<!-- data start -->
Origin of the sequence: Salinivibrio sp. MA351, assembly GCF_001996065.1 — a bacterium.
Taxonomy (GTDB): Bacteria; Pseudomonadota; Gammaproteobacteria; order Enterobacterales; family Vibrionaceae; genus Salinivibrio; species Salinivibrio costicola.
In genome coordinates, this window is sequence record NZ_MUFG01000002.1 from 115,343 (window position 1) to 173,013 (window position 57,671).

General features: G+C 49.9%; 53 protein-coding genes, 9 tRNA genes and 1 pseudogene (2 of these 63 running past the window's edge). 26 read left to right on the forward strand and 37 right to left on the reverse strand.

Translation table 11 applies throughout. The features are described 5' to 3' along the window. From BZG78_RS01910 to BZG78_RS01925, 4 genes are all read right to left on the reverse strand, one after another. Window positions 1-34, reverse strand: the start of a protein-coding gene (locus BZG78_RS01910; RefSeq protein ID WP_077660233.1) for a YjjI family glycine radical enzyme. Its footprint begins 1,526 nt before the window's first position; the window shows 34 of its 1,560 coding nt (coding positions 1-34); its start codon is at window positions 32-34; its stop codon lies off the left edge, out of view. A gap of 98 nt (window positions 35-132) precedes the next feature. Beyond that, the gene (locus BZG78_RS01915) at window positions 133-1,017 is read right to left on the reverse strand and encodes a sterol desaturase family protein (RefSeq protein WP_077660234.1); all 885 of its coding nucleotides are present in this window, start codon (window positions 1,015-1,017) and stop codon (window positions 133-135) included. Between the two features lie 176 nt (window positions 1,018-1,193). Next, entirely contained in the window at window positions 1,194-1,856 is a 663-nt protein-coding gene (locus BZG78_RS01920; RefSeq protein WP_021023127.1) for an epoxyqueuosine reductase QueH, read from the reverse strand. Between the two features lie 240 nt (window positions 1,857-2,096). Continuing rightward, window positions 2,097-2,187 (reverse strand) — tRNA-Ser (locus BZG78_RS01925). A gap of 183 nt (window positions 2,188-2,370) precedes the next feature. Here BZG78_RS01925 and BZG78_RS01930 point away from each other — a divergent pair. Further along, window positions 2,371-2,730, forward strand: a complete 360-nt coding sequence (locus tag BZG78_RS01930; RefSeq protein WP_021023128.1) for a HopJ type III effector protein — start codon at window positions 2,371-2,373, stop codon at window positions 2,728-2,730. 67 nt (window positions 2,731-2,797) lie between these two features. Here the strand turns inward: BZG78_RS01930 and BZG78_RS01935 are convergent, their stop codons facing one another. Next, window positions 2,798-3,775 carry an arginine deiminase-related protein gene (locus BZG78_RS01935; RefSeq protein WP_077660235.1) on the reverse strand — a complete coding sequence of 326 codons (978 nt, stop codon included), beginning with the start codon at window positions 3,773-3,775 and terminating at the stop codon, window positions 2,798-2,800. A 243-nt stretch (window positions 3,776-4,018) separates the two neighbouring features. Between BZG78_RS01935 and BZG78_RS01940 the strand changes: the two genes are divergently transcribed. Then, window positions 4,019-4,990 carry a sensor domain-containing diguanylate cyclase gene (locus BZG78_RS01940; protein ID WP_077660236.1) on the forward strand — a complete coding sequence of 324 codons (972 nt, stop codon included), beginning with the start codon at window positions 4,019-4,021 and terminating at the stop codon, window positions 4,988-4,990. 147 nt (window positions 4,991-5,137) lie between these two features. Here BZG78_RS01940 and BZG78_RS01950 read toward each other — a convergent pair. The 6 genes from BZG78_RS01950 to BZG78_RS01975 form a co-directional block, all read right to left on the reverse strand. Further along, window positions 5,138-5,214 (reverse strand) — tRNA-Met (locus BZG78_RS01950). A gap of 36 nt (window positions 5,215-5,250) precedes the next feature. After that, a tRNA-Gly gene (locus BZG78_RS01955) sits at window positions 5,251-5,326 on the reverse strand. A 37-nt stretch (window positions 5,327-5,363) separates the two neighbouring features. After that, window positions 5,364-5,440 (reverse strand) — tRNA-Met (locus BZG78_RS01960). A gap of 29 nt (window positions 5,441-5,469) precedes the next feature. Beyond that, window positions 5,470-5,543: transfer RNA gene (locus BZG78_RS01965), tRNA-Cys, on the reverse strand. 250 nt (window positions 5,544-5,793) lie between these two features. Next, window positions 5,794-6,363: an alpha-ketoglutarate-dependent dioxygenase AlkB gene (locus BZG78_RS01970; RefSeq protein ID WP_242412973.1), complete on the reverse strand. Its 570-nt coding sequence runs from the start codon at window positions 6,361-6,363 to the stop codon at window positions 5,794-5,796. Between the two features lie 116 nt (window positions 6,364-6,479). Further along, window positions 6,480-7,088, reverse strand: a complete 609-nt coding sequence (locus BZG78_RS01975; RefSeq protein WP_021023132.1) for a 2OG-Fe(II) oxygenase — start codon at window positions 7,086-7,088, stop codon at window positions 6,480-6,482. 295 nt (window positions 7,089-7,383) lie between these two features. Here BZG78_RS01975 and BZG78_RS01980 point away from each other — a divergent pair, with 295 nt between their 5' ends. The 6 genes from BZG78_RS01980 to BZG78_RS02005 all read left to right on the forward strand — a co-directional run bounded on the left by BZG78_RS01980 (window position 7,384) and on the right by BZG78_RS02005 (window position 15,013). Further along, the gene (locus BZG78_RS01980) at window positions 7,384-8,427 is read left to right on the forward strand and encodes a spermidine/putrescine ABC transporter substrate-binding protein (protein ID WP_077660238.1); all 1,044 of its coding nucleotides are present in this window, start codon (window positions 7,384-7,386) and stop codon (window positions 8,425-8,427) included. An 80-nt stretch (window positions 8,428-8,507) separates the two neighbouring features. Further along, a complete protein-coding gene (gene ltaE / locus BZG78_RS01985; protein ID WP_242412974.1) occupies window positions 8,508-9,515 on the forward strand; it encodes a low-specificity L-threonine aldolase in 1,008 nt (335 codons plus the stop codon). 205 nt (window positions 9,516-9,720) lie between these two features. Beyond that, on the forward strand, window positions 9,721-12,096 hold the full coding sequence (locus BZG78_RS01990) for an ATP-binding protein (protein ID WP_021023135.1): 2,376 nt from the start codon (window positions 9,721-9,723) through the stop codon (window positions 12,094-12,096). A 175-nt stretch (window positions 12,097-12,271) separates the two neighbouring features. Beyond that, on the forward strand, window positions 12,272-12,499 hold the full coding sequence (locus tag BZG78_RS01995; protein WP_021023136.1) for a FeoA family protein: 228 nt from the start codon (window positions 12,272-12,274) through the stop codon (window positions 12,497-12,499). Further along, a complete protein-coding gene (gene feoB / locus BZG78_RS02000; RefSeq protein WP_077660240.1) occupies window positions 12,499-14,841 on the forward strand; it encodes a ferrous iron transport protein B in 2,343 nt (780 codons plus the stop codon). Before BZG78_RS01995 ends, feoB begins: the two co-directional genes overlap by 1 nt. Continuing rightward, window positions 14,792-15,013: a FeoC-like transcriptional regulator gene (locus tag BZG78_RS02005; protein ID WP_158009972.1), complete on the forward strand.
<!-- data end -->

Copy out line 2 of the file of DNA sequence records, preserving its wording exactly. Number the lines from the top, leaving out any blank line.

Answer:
Taxonomy (GTDB): Bacteria; Pseudomonadota; Gammaproteobacteria; order Enterobacterales; family Vibrionaceae; genus Salinivibrio; species Salinivibrio costicola.